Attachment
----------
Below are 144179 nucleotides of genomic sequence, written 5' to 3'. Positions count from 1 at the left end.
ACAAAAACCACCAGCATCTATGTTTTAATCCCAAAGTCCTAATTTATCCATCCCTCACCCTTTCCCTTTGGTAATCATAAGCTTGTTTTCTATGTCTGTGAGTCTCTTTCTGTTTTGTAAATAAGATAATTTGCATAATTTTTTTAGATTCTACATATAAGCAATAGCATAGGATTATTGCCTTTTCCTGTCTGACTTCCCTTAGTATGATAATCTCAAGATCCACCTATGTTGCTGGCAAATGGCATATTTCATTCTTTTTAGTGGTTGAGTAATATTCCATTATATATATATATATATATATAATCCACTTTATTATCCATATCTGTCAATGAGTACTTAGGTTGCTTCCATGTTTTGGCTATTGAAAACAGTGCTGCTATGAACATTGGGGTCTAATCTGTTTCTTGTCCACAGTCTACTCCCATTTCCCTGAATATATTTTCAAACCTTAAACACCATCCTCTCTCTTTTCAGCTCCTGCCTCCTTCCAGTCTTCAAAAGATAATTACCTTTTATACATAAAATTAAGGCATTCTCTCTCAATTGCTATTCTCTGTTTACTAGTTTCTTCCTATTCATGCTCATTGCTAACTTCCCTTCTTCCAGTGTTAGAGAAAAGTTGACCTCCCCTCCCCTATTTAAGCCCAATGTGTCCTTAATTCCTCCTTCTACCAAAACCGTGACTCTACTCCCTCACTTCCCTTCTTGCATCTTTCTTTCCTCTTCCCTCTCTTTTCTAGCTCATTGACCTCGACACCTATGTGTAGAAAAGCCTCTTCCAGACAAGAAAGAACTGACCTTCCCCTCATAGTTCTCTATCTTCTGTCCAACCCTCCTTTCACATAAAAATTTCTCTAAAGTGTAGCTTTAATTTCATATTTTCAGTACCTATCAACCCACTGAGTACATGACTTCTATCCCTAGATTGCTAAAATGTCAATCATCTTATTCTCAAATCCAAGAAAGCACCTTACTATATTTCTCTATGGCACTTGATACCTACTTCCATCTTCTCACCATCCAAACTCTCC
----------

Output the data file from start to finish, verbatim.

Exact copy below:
Below are 144179 nucleotides of genomic sequence, written 5' to 3'. Positions count from 1 at the left end.
ACAAAAACCACCAGCATCTATGTTTTAATCCCAAAGTCCTAATTTATCCATCCCTCACCCTTTCCCTTTGGTAATCATAAGCTTGTTTTCTATGTCTGTGAGTCTCTTTCTGTTTTGTAAATAAGATAATTTGCATAATTTTTTTAGATTCTACATATAAGCAATAGCATAGGATTATTGCCTTTTCCTGTCTGACTTCCCTTAGTATGATAATCTCAAGATCCACCTATGTTGCTGGCAAATGGCATATTTCATTCTTTTTAGTGGTTGAGTAATATTCCATTATATATATATATATATATATAATCCACTTTATTATCCATATCTGTCAATGAGTACTTAGGTTGCTTCCATGTTTTGGCTATTGAAAACAGTGCTGCTATGAACATTGGGGTCTAATCTGTTTCTTGTCCACAGTCTACTCCCATTTCCCTGAATATATTTTCAAACCTTAAACACCATCCTCTCTCTTTTCAGCTCCTGCCTCCTTCCAGTCTTCAAAAGATAATTACCTTTTATACATAAAATTAAGGCATTCTCTCTCAATTGCTATTCTCTGTTTACTAGTTTCTTCCTATTCATGCTCATTGCTAACTTCCCTTCTTCCAGTGTTAGAGAAAAGTTGACCTCCCCTCCCCTATTTAAGCCCAATGTGTCCTTAATTCCTCCTTCTACCAAAACCGTGACTCTACTCCCTCACTTCCCTTCTTGCATCTTTCTTTCCTCTTCCCTCTCTTTTCTAGCTCATTGACCTCGACACCTATGTGTAGAAAAGCCTCTTCCAGACAAGAAAGAACTGACCTTCCCCTCATAGTTCTCTATCTTCTGTCCAACCCTCCTTTCACATAAAAATTTCTCTAAAGTGTAGCTTTAATTTCATATTTTCAGTACCTATCAACCCACTGAGTACATGACTTCTATCCCTAGATTGCTAAAATGTCAATCATCTTATTCTCAAATCCAAGAAAGCACCTTACTATATTTCTCTATGGCACTTGATACCTACTTCCATCTTCTCACCATCCAAACTCTCC